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Located in the lower level of the Festival Conference and Student Center in room 1108, the James and Gladys Kemp Lisanby Museum presents dynamic, high-quality exhibitions featuring works of art from the Madison Art Collection. Serving both the university population as well as that of the surrounding community, the Lisanby is dedicated to celebrating diversity, scholarship, and the pursuit of knowledge.


The Lisanby Museum will reopen on January 21st, 2019.

Hours: Monday - Friday, 10 am - 4 pm

The Lisanby Museum will be closed on the following dates:

  • February 5, March 4-8, April 22-May 4
Spring 2019

This spring, the Lisanby Museum at James Madison University hosts Rocket Age: The American Spirit in Art, 1950 – 1980 from January 21 – April 19, 2019. Featuring works from the Madison Art Collection, JMU’s permanent art collection, this exhibition continues the university’s involvement in American Evolution 2019, a statewide initiative commemorating the four-hundredth anniversary of events in Virginia which continue to define America. A celebration of the diversity and cultural impact of American artists, Rocket Age examines how postwar events impacted modern art, and how artists used their creativity to help shape modern American culture.

For hundreds of years following the arrival of the first Europeans, American art was heavily influenced by European artistic styles and trends. This changed following the global upheaval caused by World War I (1914-18) and World War II (1939-45), when political change ushered in a new era of American art. As America became a world power, the migration of significant European artists transformed New York City into the world’s artistic capital. American artists were no longer simply responding to artistic trends of Europe; they were actively shaping the development of modern art. This exhibition features works from 1950 to the end of the 1980s, exploring not only the works of important American artists, but also how these artists responded to and helped shape the common culture of our nation during decades of immense change.

The exhibition is organized into four sections corresponding to different decades. Each section explores socio-political changes as well as artistic movements of the decade, while featuring works that exemplify the zeitgeist. In keeping with the Madison Art Collection’s mission to foster an informed appreciation of the rich diversity of the human experience, visitors will encounter drawings, prints, photographs, sculptures, and ceramics. Works within the exhibition include those by familiar names such as Andy Warhol, Elliott Erwitt, and Robert Rauschenberg, as well as fascinating works by Dorothy Gillespie and Toshiko Takaezu, among others.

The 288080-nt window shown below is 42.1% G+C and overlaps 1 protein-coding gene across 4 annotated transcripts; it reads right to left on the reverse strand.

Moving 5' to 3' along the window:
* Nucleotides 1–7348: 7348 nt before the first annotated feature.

January 24: Opening Reception and Curator’s Tour, 3-5 pm.

February 21: Coffee and Conversation, 2-3 pm.

March 21: Coffee and Conversation, 2-3 pm.

April: 18: Coffee and Conversation, 2-3 pm.

Purity and Power: The Art of Russian Icons

Fall 2019 (September 10 – November 30, 2019)

To the followers of the Eastern Orthodox Church, images of holy people or events, called icons, are considered to be a window or portal into the heavenly realm. This exhibition will highlight the finest icons in the Madison Art Collection, presenting never-before-seen works of art along with a scholarly catalogue that will explore the history, materials, and meaning of Russian icons as well as the culture and history of Russia itself.

Savoring the Moon: Japanese Prints of the Floating World

Spring of 2020 (January 21 – April 19, 2020)

This exhibition will present Japanese woodblock prints from the Edo period (1615-1868), a time when the cessation of civil warfare and governmental stability ushered in a new period of artistic appreciation and patronage. In what is known as the “Floating World” was not a physical place, but rather a mindset of enjoying life’s fleeting pleasures. While the pleasures may have been fleeting, happily the prints which chronicled this lifestyle survive to be enjoyed by viewers today.

Study Center

Featuring objects from the ancient world to the present day. Faculty may request specific objects to be considered for inclusion during the upcoming academic year by contacting Dr. Wren River Stevens ( or 540-568-5577) before July 30th.


Non-JMU Visitor Metered Parking is now available across the street from Festival in Lot C12 behind the bus stop.

Group Visits

Contact Ms. Ginny Soenksen ( or 540-568-2661) to schedule a group visit for 30 people or less.  Please indicate if you wish a guided tour.

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